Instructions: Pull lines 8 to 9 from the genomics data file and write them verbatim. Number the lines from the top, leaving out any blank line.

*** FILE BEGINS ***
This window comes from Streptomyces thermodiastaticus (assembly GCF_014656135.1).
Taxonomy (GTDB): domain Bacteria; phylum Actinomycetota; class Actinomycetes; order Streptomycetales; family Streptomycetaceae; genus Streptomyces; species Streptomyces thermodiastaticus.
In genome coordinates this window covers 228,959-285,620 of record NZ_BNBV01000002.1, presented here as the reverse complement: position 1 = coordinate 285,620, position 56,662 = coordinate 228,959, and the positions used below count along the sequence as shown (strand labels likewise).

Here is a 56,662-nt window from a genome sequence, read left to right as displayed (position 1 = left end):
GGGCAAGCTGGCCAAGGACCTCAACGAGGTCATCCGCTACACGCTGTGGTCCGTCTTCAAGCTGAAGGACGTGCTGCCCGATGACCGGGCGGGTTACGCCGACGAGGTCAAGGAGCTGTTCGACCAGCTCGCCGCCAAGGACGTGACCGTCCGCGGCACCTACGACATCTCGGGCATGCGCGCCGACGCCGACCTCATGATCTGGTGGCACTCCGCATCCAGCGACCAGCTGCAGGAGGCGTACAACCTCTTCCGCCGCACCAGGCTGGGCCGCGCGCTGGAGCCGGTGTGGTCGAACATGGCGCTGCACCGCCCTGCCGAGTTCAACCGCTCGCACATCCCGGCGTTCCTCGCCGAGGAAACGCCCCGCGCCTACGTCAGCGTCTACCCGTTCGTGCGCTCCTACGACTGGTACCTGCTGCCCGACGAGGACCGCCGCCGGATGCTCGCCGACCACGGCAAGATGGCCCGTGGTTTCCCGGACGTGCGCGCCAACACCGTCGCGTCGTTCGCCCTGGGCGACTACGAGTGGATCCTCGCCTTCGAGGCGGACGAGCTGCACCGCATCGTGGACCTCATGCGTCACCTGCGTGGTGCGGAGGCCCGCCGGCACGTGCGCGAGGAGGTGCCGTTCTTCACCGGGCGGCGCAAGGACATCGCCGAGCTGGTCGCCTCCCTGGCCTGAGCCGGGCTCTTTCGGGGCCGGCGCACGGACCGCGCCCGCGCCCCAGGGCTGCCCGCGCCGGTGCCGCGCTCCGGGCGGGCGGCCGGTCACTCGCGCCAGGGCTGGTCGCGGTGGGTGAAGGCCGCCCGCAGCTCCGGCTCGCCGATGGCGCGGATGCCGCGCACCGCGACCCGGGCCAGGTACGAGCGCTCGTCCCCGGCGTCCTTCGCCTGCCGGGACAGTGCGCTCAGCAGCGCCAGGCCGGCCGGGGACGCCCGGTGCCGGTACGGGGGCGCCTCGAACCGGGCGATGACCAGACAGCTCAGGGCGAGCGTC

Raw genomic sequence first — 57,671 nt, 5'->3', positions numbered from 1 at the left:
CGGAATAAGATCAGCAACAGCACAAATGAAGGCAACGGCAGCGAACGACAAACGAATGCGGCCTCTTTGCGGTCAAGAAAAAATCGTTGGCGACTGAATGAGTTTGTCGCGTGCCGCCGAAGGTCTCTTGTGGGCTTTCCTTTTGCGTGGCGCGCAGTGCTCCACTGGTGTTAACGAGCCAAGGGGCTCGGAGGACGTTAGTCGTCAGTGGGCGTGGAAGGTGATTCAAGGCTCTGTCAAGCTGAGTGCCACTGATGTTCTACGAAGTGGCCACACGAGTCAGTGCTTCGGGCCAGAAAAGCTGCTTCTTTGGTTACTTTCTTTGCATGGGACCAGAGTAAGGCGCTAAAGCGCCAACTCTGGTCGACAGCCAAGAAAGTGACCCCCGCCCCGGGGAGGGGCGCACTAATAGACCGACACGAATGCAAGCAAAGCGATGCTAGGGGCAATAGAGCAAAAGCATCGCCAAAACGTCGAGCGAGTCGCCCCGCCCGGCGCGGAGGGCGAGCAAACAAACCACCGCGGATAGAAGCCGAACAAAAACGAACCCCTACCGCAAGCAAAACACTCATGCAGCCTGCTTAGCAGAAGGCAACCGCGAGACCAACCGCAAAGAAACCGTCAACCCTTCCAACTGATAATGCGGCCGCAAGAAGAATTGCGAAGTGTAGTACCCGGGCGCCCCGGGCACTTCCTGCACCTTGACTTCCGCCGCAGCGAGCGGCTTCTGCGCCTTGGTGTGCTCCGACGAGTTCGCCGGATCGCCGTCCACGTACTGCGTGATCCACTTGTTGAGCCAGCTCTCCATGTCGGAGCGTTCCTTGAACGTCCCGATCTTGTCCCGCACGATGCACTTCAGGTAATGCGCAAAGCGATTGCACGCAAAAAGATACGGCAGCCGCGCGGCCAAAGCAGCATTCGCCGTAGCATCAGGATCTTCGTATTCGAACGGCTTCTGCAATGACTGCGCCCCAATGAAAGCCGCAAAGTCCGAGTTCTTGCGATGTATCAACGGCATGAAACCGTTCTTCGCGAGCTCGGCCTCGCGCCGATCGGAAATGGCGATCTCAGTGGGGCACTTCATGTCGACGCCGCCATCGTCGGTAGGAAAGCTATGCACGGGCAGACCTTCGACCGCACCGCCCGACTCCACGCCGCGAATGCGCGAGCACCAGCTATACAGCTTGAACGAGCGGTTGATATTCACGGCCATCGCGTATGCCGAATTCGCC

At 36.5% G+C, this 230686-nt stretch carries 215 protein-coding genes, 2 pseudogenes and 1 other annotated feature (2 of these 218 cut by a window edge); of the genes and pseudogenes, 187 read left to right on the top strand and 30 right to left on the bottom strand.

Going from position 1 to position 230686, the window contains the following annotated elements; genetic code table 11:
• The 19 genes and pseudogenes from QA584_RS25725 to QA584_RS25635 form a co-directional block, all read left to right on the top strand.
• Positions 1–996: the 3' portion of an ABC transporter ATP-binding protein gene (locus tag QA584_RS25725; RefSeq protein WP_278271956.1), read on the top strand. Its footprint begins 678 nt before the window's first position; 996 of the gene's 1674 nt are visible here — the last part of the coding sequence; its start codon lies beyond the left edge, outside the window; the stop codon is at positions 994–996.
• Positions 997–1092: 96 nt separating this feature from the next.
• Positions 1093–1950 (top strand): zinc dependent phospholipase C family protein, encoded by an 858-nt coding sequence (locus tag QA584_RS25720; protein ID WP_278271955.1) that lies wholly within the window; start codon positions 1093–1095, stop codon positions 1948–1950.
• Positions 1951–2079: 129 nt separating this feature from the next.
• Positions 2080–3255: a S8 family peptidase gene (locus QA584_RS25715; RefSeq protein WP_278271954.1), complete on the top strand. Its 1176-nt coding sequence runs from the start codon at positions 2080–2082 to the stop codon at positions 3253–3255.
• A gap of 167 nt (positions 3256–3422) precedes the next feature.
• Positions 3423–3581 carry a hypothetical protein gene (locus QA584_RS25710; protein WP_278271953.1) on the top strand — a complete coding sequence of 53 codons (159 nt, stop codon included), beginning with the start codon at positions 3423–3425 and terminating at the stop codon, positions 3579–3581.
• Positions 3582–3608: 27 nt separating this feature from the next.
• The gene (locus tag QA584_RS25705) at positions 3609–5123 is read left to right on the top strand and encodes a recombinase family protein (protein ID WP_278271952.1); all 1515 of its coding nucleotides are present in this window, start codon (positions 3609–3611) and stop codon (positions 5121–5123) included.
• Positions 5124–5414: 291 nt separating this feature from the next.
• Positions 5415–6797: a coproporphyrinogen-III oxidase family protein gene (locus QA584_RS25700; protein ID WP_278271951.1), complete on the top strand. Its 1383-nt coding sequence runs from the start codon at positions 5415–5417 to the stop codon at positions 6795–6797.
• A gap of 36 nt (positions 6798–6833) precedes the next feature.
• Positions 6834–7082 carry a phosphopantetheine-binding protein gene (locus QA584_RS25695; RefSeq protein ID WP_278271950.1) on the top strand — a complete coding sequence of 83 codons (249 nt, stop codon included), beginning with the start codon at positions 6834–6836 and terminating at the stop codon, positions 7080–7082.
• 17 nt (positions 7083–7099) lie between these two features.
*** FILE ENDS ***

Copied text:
At 36.5% G+C, this 230686-nt stretch carries 215 protein-coding genes, 2 pseudogenes and 1 other annotated feature (2 of these 218 cut by a window edge); of the genes and pseudogenes, 187 read left to right on the top strand and 30 right to left on the bottom strand.

Going from position 1 to position 230686, the window contains the following annotated elements; genetic code table 11: